by Rebecca Esparza
Red, blue and orange vacant buildings, rusted cars and garbage are what I continued to see as I walked through Havana. I kept seeing lightning and hearing thunder, hoping it wouldn’t rain on me as I was searching for something to capture. Mind you, I wouldn’t be walking in this weather if I was back home, but it seemed normal for the people here.
I didn’t know where to start or what to look for but I wanted to make the best of my surroundings. I decided to make way towards the community rather than the main streets or the sea wall. I noticed an apartment complex much like the rest of those nearby, except this one was a bit different. There were a child and an elderly man sitting on their patio. I stared at them for a few moments from a distance before they noticed me and smiled. Watching the father read a book to his daughter and then show her his phone only made me think of my how my grandfather used to be when he was around. I asked if I can take a picture and without hesitation, he agreed and went right back to what they were doing, still being candid. The child was very happy and never lost focus of her father, it reminded me of feeling safe and compassion with my dad.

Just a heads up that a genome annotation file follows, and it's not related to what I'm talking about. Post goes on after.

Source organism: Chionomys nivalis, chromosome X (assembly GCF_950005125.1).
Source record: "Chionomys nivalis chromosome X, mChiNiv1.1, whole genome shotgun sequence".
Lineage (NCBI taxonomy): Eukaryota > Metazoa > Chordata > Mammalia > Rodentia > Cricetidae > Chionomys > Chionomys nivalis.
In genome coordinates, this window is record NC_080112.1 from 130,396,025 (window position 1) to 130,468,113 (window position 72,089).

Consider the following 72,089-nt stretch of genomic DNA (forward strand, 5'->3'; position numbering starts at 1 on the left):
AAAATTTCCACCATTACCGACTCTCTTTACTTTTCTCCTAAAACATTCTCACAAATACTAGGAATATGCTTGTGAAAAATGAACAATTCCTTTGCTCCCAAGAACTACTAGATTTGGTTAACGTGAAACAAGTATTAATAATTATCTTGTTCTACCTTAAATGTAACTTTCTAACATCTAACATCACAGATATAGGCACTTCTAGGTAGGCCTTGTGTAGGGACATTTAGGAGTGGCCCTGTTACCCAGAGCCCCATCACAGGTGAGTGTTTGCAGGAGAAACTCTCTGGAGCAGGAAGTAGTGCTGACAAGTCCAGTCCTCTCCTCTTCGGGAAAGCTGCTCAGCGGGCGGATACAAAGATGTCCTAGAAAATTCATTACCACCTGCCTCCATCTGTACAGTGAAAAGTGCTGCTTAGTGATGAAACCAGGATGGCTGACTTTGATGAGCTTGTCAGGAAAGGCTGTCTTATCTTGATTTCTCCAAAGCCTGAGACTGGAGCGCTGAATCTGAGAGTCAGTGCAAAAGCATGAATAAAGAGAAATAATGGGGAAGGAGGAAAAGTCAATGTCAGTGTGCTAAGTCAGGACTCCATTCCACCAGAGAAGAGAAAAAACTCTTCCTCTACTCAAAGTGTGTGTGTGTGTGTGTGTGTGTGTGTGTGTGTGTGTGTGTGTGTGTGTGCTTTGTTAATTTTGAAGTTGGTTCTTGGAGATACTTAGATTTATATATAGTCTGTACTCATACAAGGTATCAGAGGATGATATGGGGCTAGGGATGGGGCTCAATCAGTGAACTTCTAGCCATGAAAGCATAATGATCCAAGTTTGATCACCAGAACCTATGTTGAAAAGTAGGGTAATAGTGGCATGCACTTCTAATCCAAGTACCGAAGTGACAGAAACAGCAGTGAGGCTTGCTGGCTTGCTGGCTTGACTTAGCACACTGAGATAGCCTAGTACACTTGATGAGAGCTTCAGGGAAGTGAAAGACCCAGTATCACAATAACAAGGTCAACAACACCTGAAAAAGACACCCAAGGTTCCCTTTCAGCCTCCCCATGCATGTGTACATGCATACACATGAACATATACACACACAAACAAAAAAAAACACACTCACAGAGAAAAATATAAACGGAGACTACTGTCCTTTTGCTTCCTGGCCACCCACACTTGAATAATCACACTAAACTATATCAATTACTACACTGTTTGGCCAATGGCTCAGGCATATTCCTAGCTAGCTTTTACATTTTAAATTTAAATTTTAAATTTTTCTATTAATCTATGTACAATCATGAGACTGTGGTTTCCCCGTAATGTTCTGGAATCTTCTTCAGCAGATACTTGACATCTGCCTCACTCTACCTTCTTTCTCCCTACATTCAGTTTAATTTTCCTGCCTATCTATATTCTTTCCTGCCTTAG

Family seems to make everything okay regardless of the circumstances, even though their living environment was better than most, but not the norm of what Americans usually see. The scenery was so beautiful because people can make the littlest things the best of what they have. This walk was something I plan to get used to over the next week or so, hoping to understand more about the people of Cuba.
If I thought walking in the rain was worse than walking in the sun, I was wrong. It was probably a work day experience that I would only experience here in Cuba, but I guess it’s just a regular day for the locals. I thought I was used to the weather by now but I barely made it through the day.